Bis(1-oxy-2-pyridinethiolato)oxovanadium(IV) enhances neurogenesis via phosphatidylinositol 3-kinase/Akt and extracellular signal regulated kinase activation in the hippocampal subgranular zone after mouse focal cerebral ischemia

N. Shioda, F. Han, M. Morioka, K. Fukunaga

Research output: Contribution to journalArticlepeer-review

35 Citations (Scopus)

Abstract

Although neurogenesis in the hippocampus is critical for improvement of depressive behaviors and cognitive functions in neurodegeneration disorders, there is no therapeutic agent available to promote neurogenesis in adult brain following brain ischemic injury. Here we found that i.p. administration of bis(1-oxy-2-pyridinethiolato)oxovanadium(IV) [VO(OPT)], which stimulates phosphatidylinositol 3-kinase (PI3K)/Akt and extracellular signal regulated kinase (ERK) pathways, markedly enhanced brain ischemia-induced neurogenesis in the subgranular zone (SGZ) of the mouse hippocampus. VO(OPT) treatment enhanced not only the number of proliferating cells but also migration of neuroblasts. VO(OPT)-induced neurogenesis was associated with Akt and ERK activation in neural precursors in the SGZ. Likewise, VO(OPT)-induced neurogenesis was blocked by both PI3K/Akt and mitogen-activated protein kinase/extracellular signal regulated kinase kinase (MEK)/ERK inhibitors. VO(OPT) treatment rescued decreased phosphorylation of glycogen synthesis kinase 3β (GSK-3β) at Ser-9. Finally, amelioration of cognitive dysfunction seen following brain ischemia was positively correlated with VO(OPT)-induced neurogenesis. Taken together, VO(OPT) is a potential therapeutic agent that enhances ischemia-induced neurogenesis through PI3K/Akt and ERK activation, thereby improving memory and cognitive deficits following brain ischemia.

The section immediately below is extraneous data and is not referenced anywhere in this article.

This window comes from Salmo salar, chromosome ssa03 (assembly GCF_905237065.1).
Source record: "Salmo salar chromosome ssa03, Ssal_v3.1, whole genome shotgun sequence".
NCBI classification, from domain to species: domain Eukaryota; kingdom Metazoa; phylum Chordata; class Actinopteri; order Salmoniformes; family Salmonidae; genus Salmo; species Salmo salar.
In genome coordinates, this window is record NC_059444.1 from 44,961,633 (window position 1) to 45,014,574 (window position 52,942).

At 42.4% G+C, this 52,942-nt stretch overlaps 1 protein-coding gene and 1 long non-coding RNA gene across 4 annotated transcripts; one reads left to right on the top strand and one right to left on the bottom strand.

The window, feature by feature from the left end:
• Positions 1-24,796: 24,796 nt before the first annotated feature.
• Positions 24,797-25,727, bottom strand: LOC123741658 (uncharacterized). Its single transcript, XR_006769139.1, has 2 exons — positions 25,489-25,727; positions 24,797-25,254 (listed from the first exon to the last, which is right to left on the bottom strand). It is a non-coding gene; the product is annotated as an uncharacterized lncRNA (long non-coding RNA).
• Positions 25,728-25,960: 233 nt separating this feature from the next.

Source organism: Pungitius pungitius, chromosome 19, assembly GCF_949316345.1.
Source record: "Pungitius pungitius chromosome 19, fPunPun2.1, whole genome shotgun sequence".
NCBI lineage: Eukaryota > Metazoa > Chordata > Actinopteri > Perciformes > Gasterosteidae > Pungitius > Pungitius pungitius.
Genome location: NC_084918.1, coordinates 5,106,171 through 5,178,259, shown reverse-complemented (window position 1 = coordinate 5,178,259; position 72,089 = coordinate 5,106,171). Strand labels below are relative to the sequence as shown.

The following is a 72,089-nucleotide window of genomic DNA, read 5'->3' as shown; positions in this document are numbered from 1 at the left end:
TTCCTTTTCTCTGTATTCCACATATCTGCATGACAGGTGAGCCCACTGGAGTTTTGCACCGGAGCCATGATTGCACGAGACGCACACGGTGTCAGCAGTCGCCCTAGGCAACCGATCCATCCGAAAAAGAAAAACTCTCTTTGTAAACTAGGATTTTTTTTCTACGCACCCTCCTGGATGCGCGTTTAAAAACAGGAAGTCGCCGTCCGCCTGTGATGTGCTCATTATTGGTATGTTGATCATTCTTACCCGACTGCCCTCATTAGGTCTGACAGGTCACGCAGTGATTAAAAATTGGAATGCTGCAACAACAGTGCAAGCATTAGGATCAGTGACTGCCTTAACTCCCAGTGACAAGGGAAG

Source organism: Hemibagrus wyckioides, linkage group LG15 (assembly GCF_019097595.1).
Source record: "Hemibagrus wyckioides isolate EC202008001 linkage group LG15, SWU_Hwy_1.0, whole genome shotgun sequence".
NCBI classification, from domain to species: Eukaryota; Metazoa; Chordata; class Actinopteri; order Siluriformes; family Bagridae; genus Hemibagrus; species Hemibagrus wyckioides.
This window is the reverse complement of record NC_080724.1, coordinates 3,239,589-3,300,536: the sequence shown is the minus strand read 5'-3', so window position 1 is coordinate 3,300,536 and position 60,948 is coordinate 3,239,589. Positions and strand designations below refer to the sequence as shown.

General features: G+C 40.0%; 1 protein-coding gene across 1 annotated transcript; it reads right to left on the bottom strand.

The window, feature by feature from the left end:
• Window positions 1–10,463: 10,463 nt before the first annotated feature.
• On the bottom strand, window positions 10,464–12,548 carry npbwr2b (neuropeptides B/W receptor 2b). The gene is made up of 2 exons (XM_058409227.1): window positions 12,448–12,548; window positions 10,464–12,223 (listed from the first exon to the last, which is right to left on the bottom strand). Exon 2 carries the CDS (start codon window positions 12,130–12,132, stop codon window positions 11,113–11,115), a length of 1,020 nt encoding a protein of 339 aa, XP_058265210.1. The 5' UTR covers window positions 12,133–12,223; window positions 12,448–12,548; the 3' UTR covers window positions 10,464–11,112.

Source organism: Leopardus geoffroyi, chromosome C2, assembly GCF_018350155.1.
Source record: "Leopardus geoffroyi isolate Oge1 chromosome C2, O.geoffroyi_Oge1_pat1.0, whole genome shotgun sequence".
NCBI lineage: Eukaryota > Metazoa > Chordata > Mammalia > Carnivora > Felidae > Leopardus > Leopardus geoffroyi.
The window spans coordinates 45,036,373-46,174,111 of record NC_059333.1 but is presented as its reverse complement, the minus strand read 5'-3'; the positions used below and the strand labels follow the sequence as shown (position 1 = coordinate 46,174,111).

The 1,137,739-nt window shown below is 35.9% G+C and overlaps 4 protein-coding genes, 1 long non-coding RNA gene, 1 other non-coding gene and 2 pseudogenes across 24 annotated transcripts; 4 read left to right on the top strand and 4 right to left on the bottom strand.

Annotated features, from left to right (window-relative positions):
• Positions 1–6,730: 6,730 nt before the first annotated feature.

Original languageEnglish
Pages (from-to)876-887
Number of pages12
JournalNeuroscience
Volume155
Issue number3
DOIs
Publication statusPublished - 2008 Aug 26

Keywords

  • Akt
  • ERK
  • cognitive function
  • hippocampus
  • neurogenesis
  • vanadium

ASJC Scopus subject areas

  • Neuroscience(all)

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